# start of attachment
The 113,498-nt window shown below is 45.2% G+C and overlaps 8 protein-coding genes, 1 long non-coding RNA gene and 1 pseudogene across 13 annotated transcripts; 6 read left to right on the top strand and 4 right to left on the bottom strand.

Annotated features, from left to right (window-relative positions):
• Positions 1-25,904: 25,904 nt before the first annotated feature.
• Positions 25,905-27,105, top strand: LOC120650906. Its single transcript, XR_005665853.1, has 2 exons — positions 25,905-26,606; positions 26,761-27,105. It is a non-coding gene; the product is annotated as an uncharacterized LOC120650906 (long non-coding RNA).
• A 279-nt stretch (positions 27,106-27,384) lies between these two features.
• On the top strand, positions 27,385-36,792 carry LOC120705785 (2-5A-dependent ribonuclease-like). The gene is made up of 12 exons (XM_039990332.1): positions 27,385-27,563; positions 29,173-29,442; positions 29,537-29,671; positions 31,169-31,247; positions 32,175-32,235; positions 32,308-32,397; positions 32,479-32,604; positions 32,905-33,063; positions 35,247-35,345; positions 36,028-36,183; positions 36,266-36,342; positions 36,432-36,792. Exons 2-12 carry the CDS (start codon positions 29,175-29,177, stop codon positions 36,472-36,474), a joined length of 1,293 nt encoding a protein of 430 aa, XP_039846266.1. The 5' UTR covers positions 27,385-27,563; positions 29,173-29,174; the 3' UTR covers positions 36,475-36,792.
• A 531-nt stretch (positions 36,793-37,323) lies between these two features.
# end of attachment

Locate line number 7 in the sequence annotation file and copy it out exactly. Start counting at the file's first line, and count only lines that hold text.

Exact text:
• A 531-nt stretch (positions 36,793-37,323) lies between these two features.